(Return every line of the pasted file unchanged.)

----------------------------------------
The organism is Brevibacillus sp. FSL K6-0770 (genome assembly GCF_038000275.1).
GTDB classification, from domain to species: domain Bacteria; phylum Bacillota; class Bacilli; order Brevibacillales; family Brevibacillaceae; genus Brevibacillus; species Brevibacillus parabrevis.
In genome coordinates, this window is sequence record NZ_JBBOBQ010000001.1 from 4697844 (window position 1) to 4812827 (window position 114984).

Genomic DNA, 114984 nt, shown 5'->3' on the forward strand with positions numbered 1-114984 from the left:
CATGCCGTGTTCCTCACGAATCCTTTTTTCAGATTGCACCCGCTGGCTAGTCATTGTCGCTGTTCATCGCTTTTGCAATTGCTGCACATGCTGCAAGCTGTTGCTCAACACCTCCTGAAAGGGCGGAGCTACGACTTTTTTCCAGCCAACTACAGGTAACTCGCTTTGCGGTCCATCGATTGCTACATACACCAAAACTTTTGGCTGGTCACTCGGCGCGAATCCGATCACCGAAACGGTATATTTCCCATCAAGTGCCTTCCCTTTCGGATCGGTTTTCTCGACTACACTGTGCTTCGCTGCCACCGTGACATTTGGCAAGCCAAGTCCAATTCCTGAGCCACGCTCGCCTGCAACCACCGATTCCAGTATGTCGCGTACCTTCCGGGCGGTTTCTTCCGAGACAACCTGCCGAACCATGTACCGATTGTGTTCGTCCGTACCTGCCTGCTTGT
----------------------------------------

The organism is Brevibacillus sp. FSL K6-0770 (genome assembly GCF_038000275.1).
GTDB classification, from domain to species: domain Bacteria; phylum Bacillota; class Bacilli; order Brevibacillales; family Brevibacillaceae; genus Brevibacillus; species Brevibacillus parabrevis.
In genome coordinates, this window is sequence record NZ_JBBOBQ010000001.1 from 4697844 (window position 1) to 4812827 (window position 114984).

Genomic DNA, 114984 nt, shown 5'->3' on the forward strand with positions numbered 1-114984 from the left:
CATGCCGTGTTCCTCACGAATCCTTTTTTCAGATTGCACCCGCTGGCTAGTCATTGTCGCTGTTCATCGCTTTTGCAATTGCTGCACATGCTGCAAGCTGTTGCTCAACACCTCCTGAAAGGGCGGAGCTACGACTTTTTTCCAGCCAACTACAGGTAACTCGCTTTGCGGTCCATCGATTGCTACATACACCAAAACTTTTGGCTGGTCACTCGGCGCGAATCCGATCACCGAAACGGTATATTTCCCATCAAGTGCCTTCCCTTTCGGATCGGTTTTCTCGACTACACTGTGCTTCGCTGCCACCGTGACATTTGGCAAGCCAAGTCCAATTCCTGAGCCACGCTCGCCTGCAACCACCGATTCCAGTATGTCGCGTACCTTCCGGGCGGTTTCTTCCGAGACAACCTGCCGAACCATGTACCGATTGTGTTCGTCCGTACCTGCCTGCTTGT